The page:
Nursing Leadership

Nursing Leadership 29(4) December 2016 : 8-9.doi:10.12927/cjnl.2016.24989

When More Is Not Always Better: Choosing Nursing Interventions Wisely

Barb Shellian and Wendy Levinson

As healthcare professionals, Canada's nurses have the privilege and obligation to provide high-quality care. We pledge to do no harm to our patients, and we work together to make this happen. Yet, every day healthcare professionals order tests, treatments or procedures that offer little (if any) value to patient care. In fact, despite our commitment to our patients, such unnecessary care can do them harm – sometimes physically, sometimes psychologically – and also waste valuable resources for the health system.

The overuse of antibiotics is a good example of how unnecessary care can cause harm. Overprescribing these medications has led to the emergence of superbugs with antibiotic resistance, including the rise of Clostridium difficile in our hospitals, which can be deadly for the most vulnerable patients.

To curb this overuse epidemic, it is important that healthcare professionals work together to question their own practice habits and behaviours. We also need to engage in conversations with our patients about what they do and don't need. While we live in an age when "more is better," we must convey to patients that with healthcare interventions this is not always so.

To be most effective, it is essential that these conversations occur wherever care is being provided, whether on the exam table, at the bedside or in the home. Such discussions can help patients, their families and the public understand the potential value and harm of our interventions and encourage them to make smart and effective choices for high-quality care.

For these reasons, the Canadian Nurses Association (CNA) has joined the Choosing Wisely Canada (CWC) campaign by creating a list of nine things nurses and patients should question ( In publishing its past lists, CWC has worked with over 30 national medical societies. The list from CNA, which represents 140,000 practising registered nurses across Canada, is the first to be developed by a non-physician national group. CNA is proud to be joining our physician colleagues in having conversations with ourselves and our patients about unnecessary care.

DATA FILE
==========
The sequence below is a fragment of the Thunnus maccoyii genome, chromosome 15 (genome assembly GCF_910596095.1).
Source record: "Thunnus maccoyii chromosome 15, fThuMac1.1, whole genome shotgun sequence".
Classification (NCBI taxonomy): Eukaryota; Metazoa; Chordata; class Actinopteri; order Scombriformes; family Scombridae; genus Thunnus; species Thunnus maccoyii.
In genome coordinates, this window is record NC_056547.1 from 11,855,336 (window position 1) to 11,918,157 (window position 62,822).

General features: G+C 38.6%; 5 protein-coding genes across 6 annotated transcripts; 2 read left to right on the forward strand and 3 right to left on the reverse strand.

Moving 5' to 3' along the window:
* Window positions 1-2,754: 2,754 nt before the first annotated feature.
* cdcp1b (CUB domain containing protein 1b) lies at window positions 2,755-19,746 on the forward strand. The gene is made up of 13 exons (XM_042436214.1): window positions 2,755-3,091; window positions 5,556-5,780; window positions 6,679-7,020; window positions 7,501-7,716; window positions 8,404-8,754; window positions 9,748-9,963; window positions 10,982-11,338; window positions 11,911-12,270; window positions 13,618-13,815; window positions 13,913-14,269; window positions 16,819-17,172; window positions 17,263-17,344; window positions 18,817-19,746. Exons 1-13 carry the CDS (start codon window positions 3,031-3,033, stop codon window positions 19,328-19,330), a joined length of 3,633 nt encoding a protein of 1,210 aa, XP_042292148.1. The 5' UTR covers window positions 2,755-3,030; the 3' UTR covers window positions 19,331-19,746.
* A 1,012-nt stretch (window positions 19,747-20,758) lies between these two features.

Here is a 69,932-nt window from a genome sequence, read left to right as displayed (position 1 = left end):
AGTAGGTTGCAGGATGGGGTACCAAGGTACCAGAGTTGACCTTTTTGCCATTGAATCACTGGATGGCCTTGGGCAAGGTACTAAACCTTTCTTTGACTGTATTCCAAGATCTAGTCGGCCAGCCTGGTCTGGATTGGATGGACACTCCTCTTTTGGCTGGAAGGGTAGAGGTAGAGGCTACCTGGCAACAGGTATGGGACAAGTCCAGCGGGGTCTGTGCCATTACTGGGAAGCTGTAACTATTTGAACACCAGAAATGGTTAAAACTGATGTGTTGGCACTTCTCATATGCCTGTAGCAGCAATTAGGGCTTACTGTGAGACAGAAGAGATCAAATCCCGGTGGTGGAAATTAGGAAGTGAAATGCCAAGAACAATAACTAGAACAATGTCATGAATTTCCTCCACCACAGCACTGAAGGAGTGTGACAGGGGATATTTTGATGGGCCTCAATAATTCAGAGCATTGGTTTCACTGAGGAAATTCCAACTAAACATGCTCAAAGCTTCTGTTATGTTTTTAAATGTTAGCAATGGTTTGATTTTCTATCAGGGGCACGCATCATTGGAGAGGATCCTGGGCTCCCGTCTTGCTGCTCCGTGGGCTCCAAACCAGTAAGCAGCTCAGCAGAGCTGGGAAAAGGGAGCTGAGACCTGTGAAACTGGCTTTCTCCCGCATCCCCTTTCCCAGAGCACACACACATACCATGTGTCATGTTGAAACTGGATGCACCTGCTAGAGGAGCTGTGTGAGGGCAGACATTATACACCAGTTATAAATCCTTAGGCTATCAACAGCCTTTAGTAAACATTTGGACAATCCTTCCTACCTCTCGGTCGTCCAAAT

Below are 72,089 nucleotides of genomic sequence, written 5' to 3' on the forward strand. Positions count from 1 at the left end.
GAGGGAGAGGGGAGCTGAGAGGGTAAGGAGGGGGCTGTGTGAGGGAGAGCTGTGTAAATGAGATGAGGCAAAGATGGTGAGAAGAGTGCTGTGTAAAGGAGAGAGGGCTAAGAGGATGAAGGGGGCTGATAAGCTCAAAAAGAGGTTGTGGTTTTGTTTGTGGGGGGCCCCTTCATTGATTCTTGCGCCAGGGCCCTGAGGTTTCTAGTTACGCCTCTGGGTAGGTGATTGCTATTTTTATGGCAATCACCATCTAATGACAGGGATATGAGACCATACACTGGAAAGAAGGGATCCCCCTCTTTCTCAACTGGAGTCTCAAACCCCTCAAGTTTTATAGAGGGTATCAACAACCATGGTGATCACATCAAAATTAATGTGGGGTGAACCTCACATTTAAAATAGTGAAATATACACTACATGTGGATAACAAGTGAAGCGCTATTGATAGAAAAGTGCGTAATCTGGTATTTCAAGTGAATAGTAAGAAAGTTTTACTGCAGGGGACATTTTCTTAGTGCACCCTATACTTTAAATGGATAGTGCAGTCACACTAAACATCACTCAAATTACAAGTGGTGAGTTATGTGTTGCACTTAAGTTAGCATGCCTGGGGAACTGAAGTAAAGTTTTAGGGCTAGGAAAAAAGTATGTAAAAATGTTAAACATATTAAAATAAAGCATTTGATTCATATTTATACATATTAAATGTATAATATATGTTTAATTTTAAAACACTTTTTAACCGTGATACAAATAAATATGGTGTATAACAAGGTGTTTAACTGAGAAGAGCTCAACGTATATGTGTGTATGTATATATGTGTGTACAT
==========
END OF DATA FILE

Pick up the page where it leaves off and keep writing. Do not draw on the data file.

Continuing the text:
Conversations for Better Care

CWC has developed four questions to help start these conversations:

  1. Do I really need to provide this test, treatment or procedure?
  2. What are the downsides?
  3. Are there simpler, safer options?
  4. What happens if I do nothing?

Examples from the Nursing List

Below are three of the nine CNA recommendations, developed by its members, which show situations when more is not always better and ways for nurses to reduce harm for their patients.

Don't add extra layers of bedding (sheets, pads) beneath patients on therapeutic surfaces

As healthcare professionals, we want our patients to be comfortable. But evidence from our hospitals and long-term care facilities shows that additional bedding layers can limit the pressure-dispersing capacities of therapeutic surfaces (e.g., therapeutic mattresses or cushions). As a result, extra sheets and pads can contribute to skin breakdown and cause or delay the healing of pressure wounds.

Don't routinely use incontinence containment products for older adults

In a busy hospital ward or long-term care facility, it can be easier for patients to be in adult diapers or incontinence containment products than have them call for assistance to use the bathroom. But this all-too-common practice brings more harm than good. Patients' self-esteem and perceived quality of life is diminished from what can be an embarrassing and uncomfortable situation. In addition, using such products can lead to a higher incidence of skin problems and bladder infections.

Don't recommend antipsychotic medications as the first choice to treat symptoms of dementia

People with dementia frequently exhibit behaviors that are difficult to control, which can be perceived as violent or aggressive. Powerful antipsychotic medications are prescribed far too often for such patients and can cause serious harm.

About the Author(s)

Barb Shellian, RN, President, Canadian Nurses Association, Ottawa, ON

Wendy Levinson, MD, Professor of Medicine, University of Toronto, Chair and Co-Founder, Choosing Wisely Canada, Toronto, ON

Correspondence may be directed to: Kevin Menard, Canadian Nurses Association; E-mail:


Be the first to comment on this!

Related Articles

Note: Please enter a display name. Your email address will not be publically displayed